U.K. chain tests gender-neutral cocktails so dudes can order girly drinks in peace

Photo: Roxiller (iStock)

Last week, London-based restaurant chain Burger & Lobster tested a lineup of five colorless, nameless drinks. The goal: to make it possible for patrons to order the cocktail of their choice free from the scorn of their friends and neighbors who think it’s really funny that Darren decided to order a Cosmopolitan, bro. Like, what? Are you on your period, man? Were they out of wine coolers? Heh heh, sports!

Metro reports that the limited-time gender-neutral cocktail menu was tested at two locations; one used traditional cocktail names, one used numbers. The test was created in response to an in-house survey, which found that 21% of participants “don’t feel comfortable drinking certain cocktails as they feel they are better suited for the opposite gender” and 13% feel they’ve been ridiculed based on their beverage choice. Analysis of customer behavior at the restaurant also indicated that nearly a third of male customers “were opposed to ordering a Cosmopolitan or Piña Colada, because the name of the cocktails felt ‘feminine,’” while 11% of female patrons had a similar hesitation around ordering Negronis or Old Fashioneds.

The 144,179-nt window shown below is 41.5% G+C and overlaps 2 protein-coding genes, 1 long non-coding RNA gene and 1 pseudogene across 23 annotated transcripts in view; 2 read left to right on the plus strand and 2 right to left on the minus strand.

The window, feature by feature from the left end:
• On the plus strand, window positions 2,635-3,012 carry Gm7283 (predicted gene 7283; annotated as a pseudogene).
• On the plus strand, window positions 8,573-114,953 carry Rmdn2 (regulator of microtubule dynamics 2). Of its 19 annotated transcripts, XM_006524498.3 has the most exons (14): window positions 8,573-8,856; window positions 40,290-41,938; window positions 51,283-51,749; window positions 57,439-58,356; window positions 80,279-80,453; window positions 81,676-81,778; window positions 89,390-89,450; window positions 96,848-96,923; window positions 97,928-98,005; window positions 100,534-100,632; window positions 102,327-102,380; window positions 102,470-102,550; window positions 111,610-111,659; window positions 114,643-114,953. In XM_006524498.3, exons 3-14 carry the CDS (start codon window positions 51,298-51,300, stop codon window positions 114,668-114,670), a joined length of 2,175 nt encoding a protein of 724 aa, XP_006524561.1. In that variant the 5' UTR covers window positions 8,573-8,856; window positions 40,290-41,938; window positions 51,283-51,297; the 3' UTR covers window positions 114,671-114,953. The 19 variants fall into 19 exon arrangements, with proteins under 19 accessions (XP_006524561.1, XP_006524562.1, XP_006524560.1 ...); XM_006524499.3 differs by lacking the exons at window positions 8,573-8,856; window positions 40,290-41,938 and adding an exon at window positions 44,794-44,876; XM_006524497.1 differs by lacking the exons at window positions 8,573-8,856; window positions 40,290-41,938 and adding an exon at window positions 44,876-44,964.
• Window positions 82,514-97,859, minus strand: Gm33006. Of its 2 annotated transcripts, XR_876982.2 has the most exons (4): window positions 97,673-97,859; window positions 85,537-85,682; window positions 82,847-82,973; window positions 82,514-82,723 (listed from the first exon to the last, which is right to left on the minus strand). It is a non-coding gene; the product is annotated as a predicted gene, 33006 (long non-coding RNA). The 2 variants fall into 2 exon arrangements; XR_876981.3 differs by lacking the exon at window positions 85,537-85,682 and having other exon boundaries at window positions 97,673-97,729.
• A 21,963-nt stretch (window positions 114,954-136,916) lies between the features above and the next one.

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One might suggest that perhaps the bigger issue is that 30-ish percent of men are basing their drink orders on what seems manly instead of what tastes good, and that perhaps this go-get-’em energy might be better spent addressing the idea that something perceived as inherently feminine is somehow bad. One might also wonder why on earth the “masculine” cocktails are just standard classic cocktails, but you gotta start somewhere.

And hey, it got results. At the locations that used names for the cocktails, the White Cosmopolitan was only selected by 5% of patrons, while the location that called it simply “the number one” sold four times as many.

Still, we suspect making the world a less colorful, more boringly named place isn’t the best way to combat toxic masculinity. Perhaps the next experiment could focus on encouraging everyone to order whatever the hell they want, provided they drink responsibly, or on educating the bar-going public on the fact that people who make fun of them for ordering “girly” drinks or “manly” Negronis (seriously, what?) are terrible friends who should stop being terrible.

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About the author

Allison Shoemaker

Contributor, The A.V. Club and The Takeout. Allison loves television, bourbon, and dramatically overanalyzing social interactions.